In Pakistan, 80% of the population still depends on contaminated water – and by it, we mean sewerage (fecal, total coliforms, E. coli colonies, etc.). The pipes carrying such infested water receive no treatment. Thus we cannot speak of water quality here. There is no wonder that almost 80% of all diseases and 33% of deaths in Pakistan stem from waterborne illnesses caused by anthropogenic activities.
Reports from the World Bank make life in Pakistan look and sound like a history piece set in the Dark Ages:
Water tests reveal shockingly high rates of E. coli contamination in both surface and groundwater. To make matters worse, few households practice water treatment and untreated wastewater is routinely mixed with surface and groundwater for use in crop irrigation.
The second biggest threat in Pakistan regarding water is pollution. Studies published in 2017 show that 60 million Pakistani people are at risk due to high concentrations of arsenic in drinking water, a type of mass poisoning with extremely adverse effects upon the economic growth of the country. Illnesses and death caused by arsenic poisoning also take a massive human and financial toll. More than it, though, the use of agricultural pesticides and fertilizers add to the mix of causes leading to water scarcity in Pakistan.
As per usual, water pollution is just a cog in the wheel, as Pakistan deals with a sum of cumulative factors that make the situation there unbearable:
- the ever-lowering water table,
- excessive use of water,
- lack of storage mechanisms and dams,
- the population’s fast overgrowth,
- chaotic industrialization,
- climatic changes,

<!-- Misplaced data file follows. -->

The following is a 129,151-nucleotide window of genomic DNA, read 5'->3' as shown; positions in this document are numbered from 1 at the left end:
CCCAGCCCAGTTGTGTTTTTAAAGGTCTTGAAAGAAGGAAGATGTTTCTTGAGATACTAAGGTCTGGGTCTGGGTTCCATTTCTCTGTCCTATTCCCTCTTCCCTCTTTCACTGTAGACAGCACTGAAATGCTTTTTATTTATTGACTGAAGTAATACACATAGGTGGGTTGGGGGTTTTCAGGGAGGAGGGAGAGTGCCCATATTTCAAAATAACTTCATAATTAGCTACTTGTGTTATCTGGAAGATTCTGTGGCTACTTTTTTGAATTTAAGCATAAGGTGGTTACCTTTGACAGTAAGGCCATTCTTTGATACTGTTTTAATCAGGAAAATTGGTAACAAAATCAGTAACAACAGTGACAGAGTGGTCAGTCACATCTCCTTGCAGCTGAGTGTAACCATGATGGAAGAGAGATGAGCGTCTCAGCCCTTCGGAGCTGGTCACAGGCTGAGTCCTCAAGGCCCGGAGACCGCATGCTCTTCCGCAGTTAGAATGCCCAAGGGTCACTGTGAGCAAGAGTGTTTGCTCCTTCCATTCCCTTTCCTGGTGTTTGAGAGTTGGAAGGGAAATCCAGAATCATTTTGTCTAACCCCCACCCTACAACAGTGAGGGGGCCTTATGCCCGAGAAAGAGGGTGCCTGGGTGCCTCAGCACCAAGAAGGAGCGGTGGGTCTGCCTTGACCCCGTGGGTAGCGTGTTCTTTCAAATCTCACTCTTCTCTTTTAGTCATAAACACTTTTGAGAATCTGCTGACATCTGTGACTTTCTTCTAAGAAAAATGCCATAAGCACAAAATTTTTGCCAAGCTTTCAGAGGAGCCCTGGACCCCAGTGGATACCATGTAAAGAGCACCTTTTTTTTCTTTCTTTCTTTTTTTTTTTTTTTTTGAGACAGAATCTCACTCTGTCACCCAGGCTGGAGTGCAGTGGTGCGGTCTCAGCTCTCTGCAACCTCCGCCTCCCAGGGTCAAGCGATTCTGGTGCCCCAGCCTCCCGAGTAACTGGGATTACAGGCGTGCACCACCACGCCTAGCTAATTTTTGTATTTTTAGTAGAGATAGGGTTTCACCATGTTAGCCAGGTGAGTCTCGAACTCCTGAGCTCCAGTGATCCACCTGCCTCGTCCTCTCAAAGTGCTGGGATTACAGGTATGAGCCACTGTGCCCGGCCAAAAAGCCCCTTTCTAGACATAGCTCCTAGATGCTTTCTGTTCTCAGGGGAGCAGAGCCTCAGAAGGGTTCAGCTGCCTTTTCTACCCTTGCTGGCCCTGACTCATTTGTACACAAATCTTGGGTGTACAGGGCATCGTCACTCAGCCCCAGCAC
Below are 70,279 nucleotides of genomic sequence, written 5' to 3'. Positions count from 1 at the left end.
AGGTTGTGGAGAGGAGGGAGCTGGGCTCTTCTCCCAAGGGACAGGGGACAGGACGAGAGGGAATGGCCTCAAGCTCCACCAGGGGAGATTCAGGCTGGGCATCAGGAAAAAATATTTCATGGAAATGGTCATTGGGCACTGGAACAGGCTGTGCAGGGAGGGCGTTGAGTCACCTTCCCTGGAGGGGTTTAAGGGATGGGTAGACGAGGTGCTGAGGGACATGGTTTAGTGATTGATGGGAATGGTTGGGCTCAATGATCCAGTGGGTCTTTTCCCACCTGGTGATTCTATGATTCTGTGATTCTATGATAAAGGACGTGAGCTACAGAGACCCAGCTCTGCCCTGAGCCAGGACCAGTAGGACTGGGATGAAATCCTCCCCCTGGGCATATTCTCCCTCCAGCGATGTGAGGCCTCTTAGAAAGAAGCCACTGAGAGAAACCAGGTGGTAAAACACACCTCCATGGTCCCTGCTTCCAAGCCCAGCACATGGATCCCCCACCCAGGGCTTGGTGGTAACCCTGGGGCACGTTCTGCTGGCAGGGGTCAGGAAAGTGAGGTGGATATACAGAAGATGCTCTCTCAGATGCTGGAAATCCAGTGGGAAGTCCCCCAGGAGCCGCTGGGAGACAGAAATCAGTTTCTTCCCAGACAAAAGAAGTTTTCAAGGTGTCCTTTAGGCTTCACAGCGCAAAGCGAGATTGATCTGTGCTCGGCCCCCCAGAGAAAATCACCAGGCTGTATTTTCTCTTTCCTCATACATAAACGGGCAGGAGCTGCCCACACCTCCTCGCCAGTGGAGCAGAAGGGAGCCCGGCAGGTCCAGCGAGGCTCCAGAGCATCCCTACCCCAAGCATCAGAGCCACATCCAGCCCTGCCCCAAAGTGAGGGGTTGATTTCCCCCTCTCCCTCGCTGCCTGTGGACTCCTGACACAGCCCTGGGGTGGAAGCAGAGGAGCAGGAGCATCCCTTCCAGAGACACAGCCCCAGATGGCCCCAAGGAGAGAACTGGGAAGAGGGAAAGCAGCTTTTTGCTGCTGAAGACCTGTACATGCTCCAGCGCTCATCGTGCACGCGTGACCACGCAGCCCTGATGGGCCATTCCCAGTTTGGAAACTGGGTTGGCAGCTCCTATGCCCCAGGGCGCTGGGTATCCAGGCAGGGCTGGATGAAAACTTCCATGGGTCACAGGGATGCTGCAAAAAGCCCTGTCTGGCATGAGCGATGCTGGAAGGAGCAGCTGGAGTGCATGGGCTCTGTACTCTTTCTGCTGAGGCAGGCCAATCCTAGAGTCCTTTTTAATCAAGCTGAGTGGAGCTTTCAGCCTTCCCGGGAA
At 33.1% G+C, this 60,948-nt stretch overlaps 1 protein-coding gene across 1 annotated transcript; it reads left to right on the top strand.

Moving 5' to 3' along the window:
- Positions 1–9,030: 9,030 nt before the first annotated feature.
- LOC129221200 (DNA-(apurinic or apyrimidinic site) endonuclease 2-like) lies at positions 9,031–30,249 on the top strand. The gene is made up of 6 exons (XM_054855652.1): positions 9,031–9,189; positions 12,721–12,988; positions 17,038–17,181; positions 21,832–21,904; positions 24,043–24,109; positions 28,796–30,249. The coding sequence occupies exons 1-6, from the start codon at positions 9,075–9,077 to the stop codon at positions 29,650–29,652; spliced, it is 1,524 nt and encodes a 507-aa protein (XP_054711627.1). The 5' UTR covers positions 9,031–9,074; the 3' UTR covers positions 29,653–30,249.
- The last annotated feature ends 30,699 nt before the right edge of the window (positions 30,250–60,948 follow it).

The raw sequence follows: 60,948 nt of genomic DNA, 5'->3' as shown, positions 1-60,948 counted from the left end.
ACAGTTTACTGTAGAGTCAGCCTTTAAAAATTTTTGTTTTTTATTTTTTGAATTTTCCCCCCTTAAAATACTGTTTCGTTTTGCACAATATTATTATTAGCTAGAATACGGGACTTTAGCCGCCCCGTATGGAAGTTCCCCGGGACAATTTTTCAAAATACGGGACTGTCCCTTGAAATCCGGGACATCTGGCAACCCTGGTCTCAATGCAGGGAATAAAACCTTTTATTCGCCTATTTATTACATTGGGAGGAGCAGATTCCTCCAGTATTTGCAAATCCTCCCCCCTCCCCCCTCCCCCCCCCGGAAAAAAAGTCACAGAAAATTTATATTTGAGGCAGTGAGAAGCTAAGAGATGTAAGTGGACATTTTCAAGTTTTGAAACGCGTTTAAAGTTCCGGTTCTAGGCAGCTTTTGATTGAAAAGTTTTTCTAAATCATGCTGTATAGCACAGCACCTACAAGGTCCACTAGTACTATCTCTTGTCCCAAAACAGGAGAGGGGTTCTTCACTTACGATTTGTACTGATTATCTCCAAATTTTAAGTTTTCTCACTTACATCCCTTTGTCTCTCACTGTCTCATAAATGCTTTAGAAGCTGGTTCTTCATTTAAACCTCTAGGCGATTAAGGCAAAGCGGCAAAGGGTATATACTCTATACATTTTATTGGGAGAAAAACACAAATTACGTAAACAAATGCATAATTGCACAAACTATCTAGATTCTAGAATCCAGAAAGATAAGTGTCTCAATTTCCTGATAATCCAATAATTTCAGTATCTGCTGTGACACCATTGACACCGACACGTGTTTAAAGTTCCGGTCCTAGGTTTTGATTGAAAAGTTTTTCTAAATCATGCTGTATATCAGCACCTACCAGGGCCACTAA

- lack of comprehensive national water policies
- the water conflict between nuclear-armed Pakistan and India,
- the upcoming threats to the country’s glaciers,
- and contaminated water.
They all endanger the clean water supply, agriculture, industry, public health, ecology, biodiversity, and, ultimately, human life. The Pakistani water crisis can lead to unthinkable consequences on a global scale. Fortunately, people, organizations, and governmental authorities opened their eyes in time and began addressing the issues.
Water Conservation Failure
Probably the biggest mistake Pakistan did in the last decades was to ignore the importance of water conservation.
Due to the derisory water conservation practices in the country, the Indus River System Authority (IRSA) warns that the country dumps ten trillion gallons of water worth $21 billion into the sea every year.
According to Ghazanfar Bilour, president of the Federation of Pakistan Chambers of Commerce and Industry,
water is not scarce in the country, but its conservation has been ignored for decades. Egypt can store water enough for 1000 days while Israel having its 60% area as the desert is exporting water while Pakistan can store water for thirty days.